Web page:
After the Constitutional Treaty was signed in Rome on 29 October 2004, the EU leaders set out to have the document ratified within the following two years. So far, ten countries have ratified the so-called EU Constitution, either in referenda or in parliament, but there are still up to eight countries which have referenda to hold. The French failure to ratify changes the political scenery fundamentally and, unfortunately, the EU does not have an official plan B to solve the dilemma. Nevertheless, alternative scenarios are slowly starting to crystallise.
Stepping into the unknown
Besides dealing an ideological blow to “the ever closer union”, there are now practical issues to deal with. Criticisms of the constitutional treaty are plentiful: Some find the document too economically liberal, others too socialist; some find it too federal, others not enough; and nearly everyone agrees that it is unnecessarily lengthy and complicated. So how can a basis for renegotiation be found when it is dependent on all 25 EU member states agreeing? It is this conundrum that has led most European leaders to claim that they will press on with the ratification process without re-negotiating the treaty, desperately hoping that if only France votes No the constitution will come into force in any case. Indeed, Valery Giscard d'Estaing, who chaired the drafting of the Constitution, told the French weekly L’Express “There won't be a new text because we won't be able to ask the countries that have ratified to forget their votes". Furthermore, at the end of April, the former EU Commission president Jacques Delors suggested that if all remaining states ratify the constitution, France could be obliged to hold another referendum. This vote would then be linked to EU membership to increase the likelihood of ratification.
However, considering the opposition to the document in some remaining countries, particularly in the UK, this is a risky tactic. So will the constitution fade into insignificance if more member states fail to ratify? An updated treaty of some sort is desperately needed to guarantee the smooth functioning of the enlarged Union. Although the EU and its institutions could legally continue to work on the basis of the Nice Treaty, this was designed for 15, not 25, member states and as such is not a feasible long-term solution. If EU leaders accept that there is no immediate future for the constitution they will have to work on the most pressing issues, such as economic policy and common defence and security, and slim down the existing treaties, ratifying a new simplified document by parliamentary votes instead of referenda. But even this may be difficult as although most member states might agree to implement policies like the Qualified Majority Voting to streamline decision making, the recent controversy over a proposed European services directive foreshadows the difficulties ahead in trying to create consent among all members. Meanwhile, individual member states might take matters into their own hands by cooperating and reaching bilateral agreements outside the EU agenda.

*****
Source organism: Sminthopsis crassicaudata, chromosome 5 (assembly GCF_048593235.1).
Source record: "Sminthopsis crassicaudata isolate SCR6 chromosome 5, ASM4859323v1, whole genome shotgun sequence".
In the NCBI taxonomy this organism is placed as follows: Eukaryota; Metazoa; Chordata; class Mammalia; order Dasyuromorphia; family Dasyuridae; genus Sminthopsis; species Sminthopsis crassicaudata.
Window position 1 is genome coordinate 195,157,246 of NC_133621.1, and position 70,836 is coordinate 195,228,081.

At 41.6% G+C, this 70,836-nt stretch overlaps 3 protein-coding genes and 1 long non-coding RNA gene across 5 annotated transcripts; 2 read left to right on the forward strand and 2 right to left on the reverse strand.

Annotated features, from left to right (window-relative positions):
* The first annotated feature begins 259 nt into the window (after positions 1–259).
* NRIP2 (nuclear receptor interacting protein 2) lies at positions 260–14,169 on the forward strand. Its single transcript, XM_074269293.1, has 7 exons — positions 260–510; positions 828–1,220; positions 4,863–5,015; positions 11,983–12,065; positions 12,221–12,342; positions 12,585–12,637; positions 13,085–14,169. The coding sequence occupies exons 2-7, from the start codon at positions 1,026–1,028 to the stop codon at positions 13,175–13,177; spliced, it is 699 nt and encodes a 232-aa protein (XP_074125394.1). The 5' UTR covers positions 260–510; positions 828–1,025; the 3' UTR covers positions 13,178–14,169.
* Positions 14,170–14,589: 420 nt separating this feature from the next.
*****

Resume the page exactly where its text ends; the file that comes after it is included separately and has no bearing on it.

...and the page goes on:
The real challenge lies now in dealing with the change of atmosphere in Europe. Plagued by increasing Euroscepticism, certain French have already envisaged the re-organisation of Europe into a union of the original six members. The EU would then consist of a politically integrated core and a looser economic union on its outskirts. In this scenario, countries could adopt different degrees of political integration to suit their national preferences, leading to a multi-layered Europe with overlapping structures dependent on cooperation. The EU might then come to resemble and degrade to the status of any other international organisation, like the Organisation for European Co-operation and Development (OECD) in Paris, for example. Even if such radical change is not undertaken, a period of “Eurosclerosis” (as The Economist put it) is looming. Many of the national governments might seize the chance to opt out of uncomfortable policies and the already fragile EU discipline would continue to unravel.
After the failure to convince its citizens of the benefits of the constitutional treaty, the leaders of the EU 25 now face a problem of legitimacy. Nonetheless, the shock that the French Non has caused might work to reinvigorate the European project, hence supporting the case for a new European Constitution. Since the French have not cast their vote against a European future, but rather against particular issues associated with the vote on the constitution such as the accession of Turkey, EU leaders now need to de-dramatise the French rejection by making a real effort to simplify the treaty and bring it closer to the people. A renegotiation will consume time and energy but considering what is at stake, it’s definitely worth the endeavour.